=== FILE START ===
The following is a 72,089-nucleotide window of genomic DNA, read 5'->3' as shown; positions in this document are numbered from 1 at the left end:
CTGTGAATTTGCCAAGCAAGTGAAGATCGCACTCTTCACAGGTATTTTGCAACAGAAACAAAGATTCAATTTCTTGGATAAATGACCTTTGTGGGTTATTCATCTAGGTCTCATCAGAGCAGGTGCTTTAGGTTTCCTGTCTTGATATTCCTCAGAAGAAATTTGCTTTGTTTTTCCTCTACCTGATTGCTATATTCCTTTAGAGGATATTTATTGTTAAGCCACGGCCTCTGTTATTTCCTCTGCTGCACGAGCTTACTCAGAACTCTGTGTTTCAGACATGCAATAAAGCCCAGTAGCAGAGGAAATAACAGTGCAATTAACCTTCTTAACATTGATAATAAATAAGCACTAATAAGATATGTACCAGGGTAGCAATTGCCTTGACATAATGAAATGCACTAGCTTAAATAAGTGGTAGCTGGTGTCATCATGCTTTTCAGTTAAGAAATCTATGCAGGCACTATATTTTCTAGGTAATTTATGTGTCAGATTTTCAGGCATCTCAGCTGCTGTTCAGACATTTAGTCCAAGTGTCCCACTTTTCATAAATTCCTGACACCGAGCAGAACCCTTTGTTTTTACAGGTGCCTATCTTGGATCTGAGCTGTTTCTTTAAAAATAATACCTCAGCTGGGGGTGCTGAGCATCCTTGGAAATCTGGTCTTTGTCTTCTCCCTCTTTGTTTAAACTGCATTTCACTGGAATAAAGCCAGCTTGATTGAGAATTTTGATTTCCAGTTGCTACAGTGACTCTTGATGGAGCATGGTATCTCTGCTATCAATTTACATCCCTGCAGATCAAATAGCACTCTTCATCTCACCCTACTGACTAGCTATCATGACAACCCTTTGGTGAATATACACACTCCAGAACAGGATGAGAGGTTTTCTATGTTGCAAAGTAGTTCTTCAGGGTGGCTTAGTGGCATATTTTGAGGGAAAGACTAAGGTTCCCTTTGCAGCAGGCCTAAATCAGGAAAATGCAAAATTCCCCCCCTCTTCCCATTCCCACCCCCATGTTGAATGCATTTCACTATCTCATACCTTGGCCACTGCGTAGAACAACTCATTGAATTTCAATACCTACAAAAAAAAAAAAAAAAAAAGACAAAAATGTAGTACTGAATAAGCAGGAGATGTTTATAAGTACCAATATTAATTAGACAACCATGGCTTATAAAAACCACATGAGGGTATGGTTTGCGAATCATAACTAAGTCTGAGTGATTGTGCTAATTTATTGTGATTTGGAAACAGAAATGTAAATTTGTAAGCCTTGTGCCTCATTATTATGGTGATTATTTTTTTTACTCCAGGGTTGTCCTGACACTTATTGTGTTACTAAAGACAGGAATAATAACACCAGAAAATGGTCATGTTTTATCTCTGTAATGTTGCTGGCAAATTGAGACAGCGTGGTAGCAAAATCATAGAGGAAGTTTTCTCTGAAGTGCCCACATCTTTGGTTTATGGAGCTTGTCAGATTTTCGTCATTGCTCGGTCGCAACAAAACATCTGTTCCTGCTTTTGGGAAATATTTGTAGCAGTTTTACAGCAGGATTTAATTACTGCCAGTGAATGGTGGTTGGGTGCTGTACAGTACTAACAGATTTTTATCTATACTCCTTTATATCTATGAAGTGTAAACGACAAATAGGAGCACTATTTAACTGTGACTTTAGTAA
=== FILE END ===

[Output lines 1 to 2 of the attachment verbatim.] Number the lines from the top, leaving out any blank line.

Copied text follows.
The following is a 72,089-nucleotide window of genomic DNA, read 5'->3' as shown; positions in this document are numbered from 1 at the left end:
CTGTGAATTTGCCAAGCAAGTGAAGATCGCACTCTTCACAGGTATTTTGCAACAGAAACAAAGATTCAATTTCTTGGATAAATGACCTTTGTGGGTTATTCATCTAGGTCTCATCAGAGCAGGTGCTTTAGGTTTCCTGTCTTGATATTCCTCAGAAGAAATTTGCTTTGTTTTTCCTCTACCTGATTGCTATATTCCTTTAGAGGATATTTATTGTTAAGCCACGGCCTCTGTTATTTCCTCTGCTGCACGAGCTTACTCAGAACTCTGTGTTTCAGACATGCAATAAAGCCCAGTAGCAGAGGAAATAACAGTGCAATTAACCTTCTTAACATTGATAATAAATAAGCACTAATAAGATATGTACCAGGGTAGCAATTGCCTTGACATAATGAAATGCACTAGCTTAAATAAGTGGTAGCTGGTGTCATCATGCTTTTCAGTTAAGAAATCTATGCAGGCACTATATTTTCTAGGTAATTTATGTGTCAGATTTTCAGGCATCTCAGCTGCTGTTCAGACATTTAGTCCAAGTGTCCCACTTTTCATAAATTCCTGACACCGAGCAGAACCCTTTGTTTTTACAGGTGCCTATCTTGGATCTGAGCTGTTTCTTTAAAAATAATACCTCAGCTGGGGGTGCTGAGCATCCTTGGAAATCTGGTCTTTGTCTTCTCCCTCTTTGTTTAAACTGCATTTCACTGGAATAAAGCCAGCTTGATTGAGAATTTTGATTTCCAGTTGCTACAGTGACTCTTGATGGAGCATGGTATCTCTGCTATCAATTTACATCCCTGCAGATCAAATAGCACTCTTCATCTCACCCTACTGACTAGCTATCATGACAACCCTTTGGTGAATATACACACTCCAGAACAGGATGAGAGGTTTTCTATGTTGCAAAGTAGTTCTTCAGGGTGGCTTAGTGGCATATTTTGAGGGAAAGACTAAGGTTCCCTTTGCAGCAGGCCTAAATCAGGAAAATGCAAAATTCCCCCCCTCTTCCCATTCCCACCCCCATGTTGAATGCATTTCACTATCTCATACCTTGGCCACTGCGTAGAACAACTCATTGAATTTCAATACCTACAAAAAAAAAAAAAAAAAAAGACAAAAATGTAGTACTGAATAAGCAGGAGATGTTTATAAGTACCAATATTAATTAGACAACCATGGCTTATAAAAACCACATGAGGGTATGGTTTGCGAATCATAACTAAGTCTGAGTGATTGTGCTAATTTATTGTGATTTGGAAACAGAAATGTAAATTTGTAAGCCTTGTGCCTCATTATTATGGTGATTATTTTTTTTACTCCAGGGTTGTCCTGACACTTATTGTGTTACTAAAGACAGGAATAATAACACCAGAAAATGGTCATGTTTTATCTCTGTAATGTTGCTGGCAAATTGAGACAGCGTGGTAGCAAAATCATAGAGGAAGTTTTCTCTGAAGTGCCCACATCTTTGGTTTATGGAGCTTGTCAGATTTTCGTCATTGCTCGGTCGCAACAAAACATCTGTTCCTGCTTTTGGGAAATATTTGTAGCAGTTTTACAGCAGGATTTAATTACTGCCAGTGAATGGTGGTTGGGTGCTGTACAGTACTAACAGATTTTTATCTATACTCCTTTATATCTATGAAGTGTAAACGACAAATAGGAGCACTATTTAACTGTGACTTTAGTAA